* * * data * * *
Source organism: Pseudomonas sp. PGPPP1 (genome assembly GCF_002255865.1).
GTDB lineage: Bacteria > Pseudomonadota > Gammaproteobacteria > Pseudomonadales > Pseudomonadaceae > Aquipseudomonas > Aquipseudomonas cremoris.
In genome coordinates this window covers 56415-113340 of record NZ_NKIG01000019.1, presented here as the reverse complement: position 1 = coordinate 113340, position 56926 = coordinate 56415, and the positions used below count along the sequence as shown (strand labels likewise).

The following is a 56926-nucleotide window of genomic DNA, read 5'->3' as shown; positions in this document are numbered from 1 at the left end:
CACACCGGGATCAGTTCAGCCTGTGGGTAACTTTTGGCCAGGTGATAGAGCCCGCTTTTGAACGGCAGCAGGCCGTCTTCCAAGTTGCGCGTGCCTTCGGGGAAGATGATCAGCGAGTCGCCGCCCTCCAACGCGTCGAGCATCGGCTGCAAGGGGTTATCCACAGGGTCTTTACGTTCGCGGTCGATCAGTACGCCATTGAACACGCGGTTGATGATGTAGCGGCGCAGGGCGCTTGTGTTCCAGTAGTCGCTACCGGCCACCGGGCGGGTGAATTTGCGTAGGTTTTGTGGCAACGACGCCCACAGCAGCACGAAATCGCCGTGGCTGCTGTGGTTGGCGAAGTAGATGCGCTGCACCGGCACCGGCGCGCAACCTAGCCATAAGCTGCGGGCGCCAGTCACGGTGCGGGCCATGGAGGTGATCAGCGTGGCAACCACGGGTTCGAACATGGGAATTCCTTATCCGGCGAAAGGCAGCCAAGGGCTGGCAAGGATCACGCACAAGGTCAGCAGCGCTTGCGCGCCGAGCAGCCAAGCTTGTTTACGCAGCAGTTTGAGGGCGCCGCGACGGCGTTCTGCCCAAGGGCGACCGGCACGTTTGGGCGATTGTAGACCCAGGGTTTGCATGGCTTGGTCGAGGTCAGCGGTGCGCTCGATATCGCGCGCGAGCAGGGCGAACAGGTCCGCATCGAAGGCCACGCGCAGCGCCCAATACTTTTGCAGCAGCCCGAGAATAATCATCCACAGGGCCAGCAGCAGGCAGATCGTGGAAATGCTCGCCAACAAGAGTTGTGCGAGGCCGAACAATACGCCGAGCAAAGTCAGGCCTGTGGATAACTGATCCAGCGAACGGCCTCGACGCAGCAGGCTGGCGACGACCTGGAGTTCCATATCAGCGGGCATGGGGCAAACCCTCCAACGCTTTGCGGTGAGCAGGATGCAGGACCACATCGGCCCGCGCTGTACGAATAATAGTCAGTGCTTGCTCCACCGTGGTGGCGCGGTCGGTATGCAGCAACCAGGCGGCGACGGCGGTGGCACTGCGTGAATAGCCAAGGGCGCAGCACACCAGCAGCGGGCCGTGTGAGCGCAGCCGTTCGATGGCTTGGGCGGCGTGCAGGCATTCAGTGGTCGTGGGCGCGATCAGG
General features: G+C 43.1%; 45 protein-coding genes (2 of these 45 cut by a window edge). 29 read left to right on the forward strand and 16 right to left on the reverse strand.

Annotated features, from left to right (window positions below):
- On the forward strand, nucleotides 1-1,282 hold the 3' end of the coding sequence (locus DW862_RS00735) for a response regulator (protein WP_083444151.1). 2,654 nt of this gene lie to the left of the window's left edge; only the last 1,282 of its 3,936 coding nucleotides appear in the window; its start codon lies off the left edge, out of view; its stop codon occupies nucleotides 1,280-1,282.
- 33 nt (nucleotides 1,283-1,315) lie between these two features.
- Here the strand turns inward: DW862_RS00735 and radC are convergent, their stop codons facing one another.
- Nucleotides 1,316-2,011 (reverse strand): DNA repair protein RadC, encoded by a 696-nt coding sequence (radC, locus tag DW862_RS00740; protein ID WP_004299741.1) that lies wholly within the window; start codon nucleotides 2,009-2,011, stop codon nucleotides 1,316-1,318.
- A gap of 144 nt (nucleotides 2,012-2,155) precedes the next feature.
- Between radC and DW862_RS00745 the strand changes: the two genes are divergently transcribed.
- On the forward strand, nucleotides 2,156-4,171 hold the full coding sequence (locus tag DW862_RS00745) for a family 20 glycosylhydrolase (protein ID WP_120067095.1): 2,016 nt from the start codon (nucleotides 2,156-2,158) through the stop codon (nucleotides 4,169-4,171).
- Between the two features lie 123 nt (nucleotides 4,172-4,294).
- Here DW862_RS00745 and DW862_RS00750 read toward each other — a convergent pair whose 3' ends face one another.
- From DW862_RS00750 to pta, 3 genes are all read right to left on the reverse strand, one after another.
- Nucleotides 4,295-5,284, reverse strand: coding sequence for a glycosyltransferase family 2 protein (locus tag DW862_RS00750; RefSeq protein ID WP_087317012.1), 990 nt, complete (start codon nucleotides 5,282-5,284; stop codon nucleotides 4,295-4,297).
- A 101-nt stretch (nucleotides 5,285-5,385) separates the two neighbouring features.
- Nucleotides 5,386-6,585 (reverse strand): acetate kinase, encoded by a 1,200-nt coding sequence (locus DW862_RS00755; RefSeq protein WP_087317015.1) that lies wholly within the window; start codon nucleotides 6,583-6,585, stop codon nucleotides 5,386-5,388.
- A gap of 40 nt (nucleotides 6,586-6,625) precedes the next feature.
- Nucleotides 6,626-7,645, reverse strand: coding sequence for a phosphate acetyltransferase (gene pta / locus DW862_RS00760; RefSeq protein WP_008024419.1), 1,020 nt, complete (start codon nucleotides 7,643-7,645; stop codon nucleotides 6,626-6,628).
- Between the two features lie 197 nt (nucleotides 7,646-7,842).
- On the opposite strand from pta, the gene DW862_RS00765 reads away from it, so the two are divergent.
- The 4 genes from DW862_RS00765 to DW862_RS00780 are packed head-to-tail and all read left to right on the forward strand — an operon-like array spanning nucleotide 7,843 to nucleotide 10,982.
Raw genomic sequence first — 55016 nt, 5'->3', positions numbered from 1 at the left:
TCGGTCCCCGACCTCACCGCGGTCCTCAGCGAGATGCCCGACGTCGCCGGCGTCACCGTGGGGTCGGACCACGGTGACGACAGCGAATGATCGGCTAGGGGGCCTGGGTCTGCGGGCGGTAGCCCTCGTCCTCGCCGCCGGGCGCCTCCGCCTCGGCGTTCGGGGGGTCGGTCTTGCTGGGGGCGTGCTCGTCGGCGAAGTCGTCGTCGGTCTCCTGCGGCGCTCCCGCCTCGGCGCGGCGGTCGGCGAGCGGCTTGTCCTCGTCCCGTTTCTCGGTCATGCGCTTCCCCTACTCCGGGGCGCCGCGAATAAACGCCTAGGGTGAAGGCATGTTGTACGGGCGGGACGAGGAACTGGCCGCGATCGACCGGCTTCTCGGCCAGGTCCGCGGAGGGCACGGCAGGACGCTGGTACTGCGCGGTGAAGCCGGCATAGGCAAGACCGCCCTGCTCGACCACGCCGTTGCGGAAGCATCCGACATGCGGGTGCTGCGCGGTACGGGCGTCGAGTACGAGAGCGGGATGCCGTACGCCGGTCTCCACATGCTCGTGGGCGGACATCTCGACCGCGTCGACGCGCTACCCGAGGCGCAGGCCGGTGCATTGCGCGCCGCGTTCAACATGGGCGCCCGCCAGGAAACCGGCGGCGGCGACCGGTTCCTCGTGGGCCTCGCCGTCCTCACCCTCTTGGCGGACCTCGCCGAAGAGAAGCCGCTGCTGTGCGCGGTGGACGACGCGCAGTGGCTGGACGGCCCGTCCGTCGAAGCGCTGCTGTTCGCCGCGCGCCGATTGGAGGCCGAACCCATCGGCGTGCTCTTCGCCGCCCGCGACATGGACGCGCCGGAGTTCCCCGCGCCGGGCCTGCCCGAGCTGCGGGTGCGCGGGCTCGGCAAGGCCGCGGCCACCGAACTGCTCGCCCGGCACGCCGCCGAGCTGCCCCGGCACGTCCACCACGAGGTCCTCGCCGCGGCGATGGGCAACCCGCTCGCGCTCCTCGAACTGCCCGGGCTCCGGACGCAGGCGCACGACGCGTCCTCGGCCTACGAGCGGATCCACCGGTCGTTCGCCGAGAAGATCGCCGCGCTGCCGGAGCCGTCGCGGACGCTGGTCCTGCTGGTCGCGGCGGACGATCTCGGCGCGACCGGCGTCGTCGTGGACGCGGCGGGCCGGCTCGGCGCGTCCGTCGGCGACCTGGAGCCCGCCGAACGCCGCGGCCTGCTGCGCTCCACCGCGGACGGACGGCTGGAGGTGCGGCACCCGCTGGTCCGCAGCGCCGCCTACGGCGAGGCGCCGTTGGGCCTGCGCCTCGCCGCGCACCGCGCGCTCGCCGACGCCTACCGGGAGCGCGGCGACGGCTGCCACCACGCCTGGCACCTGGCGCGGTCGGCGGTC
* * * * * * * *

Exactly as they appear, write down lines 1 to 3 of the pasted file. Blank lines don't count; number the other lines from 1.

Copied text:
Source organism: Pseudomonas sp. PGPPP1 (genome assembly GCF_002255865.1).
GTDB lineage: Bacteria > Pseudomonadota > Gammaproteobacteria > Pseudomonadales > Pseudomonadaceae > Aquipseudomonas > Aquipseudomonas cremoris.
In genome coordinates this window covers 56415-113340 of record NZ_NKIG01000019.1, presented here as the reverse complement: position 1 = coordinate 113340, position 56926 = coordinate 56415, and the positions used below count along the sequence as shown (strand labels likewise).